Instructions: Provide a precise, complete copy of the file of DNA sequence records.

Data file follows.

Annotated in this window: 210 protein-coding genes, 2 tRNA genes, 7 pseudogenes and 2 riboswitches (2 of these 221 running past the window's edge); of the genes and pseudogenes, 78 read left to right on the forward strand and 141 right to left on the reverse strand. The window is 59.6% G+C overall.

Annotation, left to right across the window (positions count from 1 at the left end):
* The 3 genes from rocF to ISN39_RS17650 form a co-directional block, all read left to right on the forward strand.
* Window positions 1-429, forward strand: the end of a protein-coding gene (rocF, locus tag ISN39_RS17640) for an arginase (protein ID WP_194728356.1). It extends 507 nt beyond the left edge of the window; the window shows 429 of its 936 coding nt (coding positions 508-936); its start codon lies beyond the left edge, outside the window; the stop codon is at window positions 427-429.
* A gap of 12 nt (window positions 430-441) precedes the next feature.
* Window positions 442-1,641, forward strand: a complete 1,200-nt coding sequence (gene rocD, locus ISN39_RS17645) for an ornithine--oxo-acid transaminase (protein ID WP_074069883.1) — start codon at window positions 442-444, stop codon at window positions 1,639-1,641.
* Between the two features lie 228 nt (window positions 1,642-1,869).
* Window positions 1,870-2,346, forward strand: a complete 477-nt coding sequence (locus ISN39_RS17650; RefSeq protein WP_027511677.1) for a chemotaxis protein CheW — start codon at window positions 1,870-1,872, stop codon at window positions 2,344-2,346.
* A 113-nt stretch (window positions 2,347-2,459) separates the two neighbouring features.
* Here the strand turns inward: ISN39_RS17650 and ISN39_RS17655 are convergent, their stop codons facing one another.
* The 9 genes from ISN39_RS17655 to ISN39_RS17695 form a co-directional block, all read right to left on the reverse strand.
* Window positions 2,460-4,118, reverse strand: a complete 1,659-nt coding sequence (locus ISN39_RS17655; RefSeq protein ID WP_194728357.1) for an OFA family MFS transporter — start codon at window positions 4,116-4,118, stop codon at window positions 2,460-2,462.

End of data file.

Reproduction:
Annotated in this window: 210 protein-coding genes, 2 tRNA genes, 7 pseudogenes and 2 riboswitches (2 of these 221 running past the window's edge); of the genes and pseudogenes, 78 read left to right on the forward strand and 141 right to left on the reverse strand. The window is 59.6% G+C overall.

Annotation, left to right across the window (positions count from 1 at the left end):
* The 3 genes from rocF to ISN39_RS17650 form a co-directional block, all read left to right on the forward strand.
* Window positions 1-429, forward strand: the end of a protein-coding gene (rocF, locus tag ISN39_RS17640) for an arginase (protein ID WP_194728356.1). It extends 507 nt beyond the left edge of the window; the window shows 429 of its 936 coding nt (coding positions 508-936); its start codon lies beyond the left edge, outside the window; the stop codon is at window positions 427-429.
* A gap of 12 nt (window positions 430-441) precedes the next feature.
* Window positions 442-1,641, forward strand: a complete 1,200-nt coding sequence (gene rocD, locus ISN39_RS17645) for an ornithine--oxo-acid transaminase (protein ID WP_074069883.1) — start codon at window positions 442-444, stop codon at window positions 1,639-1,641.
* Between the two features lie 228 nt (window positions 1,642-1,869).
* Window positions 1,870-2,346, forward strand: a complete 477-nt coding sequence (locus ISN39_RS17650; RefSeq protein WP_027511677.1) for a chemotaxis protein CheW — start codon at window positions 1,870-1,872, stop codon at window positions 2,344-2,346.
* A 113-nt stretch (window positions 2,347-2,459) separates the two neighbouring features.
* Here the strand turns inward: ISN39_RS17650 and ISN39_RS17655 are convergent, their stop codons facing one another.
* The 9 genes from ISN39_RS17655 to ISN39_RS17695 form a co-directional block, all read right to left on the reverse strand.
* Window positions 2,460-4,118, reverse strand: a complete 1,659-nt coding sequence (locus ISN39_RS17655; RefSeq protein ID WP_194728357.1) for an OFA family MFS transporter — start codon at window positions 4,116-4,118, stop codon at window positions 2,460-2,462.